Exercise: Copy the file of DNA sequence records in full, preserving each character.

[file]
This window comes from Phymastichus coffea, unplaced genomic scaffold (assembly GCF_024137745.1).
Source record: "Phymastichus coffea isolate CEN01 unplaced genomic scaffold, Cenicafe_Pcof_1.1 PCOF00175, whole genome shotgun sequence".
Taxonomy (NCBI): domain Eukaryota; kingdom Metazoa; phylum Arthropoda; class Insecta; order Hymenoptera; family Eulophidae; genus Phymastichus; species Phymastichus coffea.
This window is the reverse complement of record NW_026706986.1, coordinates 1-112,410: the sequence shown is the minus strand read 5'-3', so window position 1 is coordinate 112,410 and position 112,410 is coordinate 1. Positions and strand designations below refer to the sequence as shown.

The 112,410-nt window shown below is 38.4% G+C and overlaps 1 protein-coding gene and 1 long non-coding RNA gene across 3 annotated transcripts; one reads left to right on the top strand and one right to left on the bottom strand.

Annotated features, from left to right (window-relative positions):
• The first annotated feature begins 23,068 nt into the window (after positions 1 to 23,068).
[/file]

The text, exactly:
This window comes from Phymastichus coffea, unplaced genomic scaffold (assembly GCF_024137745.1).
Source record: "Phymastichus coffea isolate CEN01 unplaced genomic scaffold, Cenicafe_Pcof_1.1 PCOF00175, whole genome shotgun sequence".
Taxonomy (NCBI): domain Eukaryota; kingdom Metazoa; phylum Arthropoda; class Insecta; order Hymenoptera; family Eulophidae; genus Phymastichus; species Phymastichus coffea.
This window is the reverse complement of record NW_026706986.1, coordinates 1-112,410: the sequence shown is the minus strand read 5'-3', so window position 1 is coordinate 112,410 and position 112,410 is coordinate 1. Positions and strand designations below refer to the sequence as shown.

The 112,410-nt window shown below is 38.4% G+C and overlaps 1 protein-coding gene and 1 long non-coding RNA gene across 3 annotated transcripts; one reads left to right on the top strand and one right to left on the bottom strand.

Annotated features, from left to right (window-relative positions):
• The first annotated feature begins 23,068 nt into the window (after positions 1 to 23,068).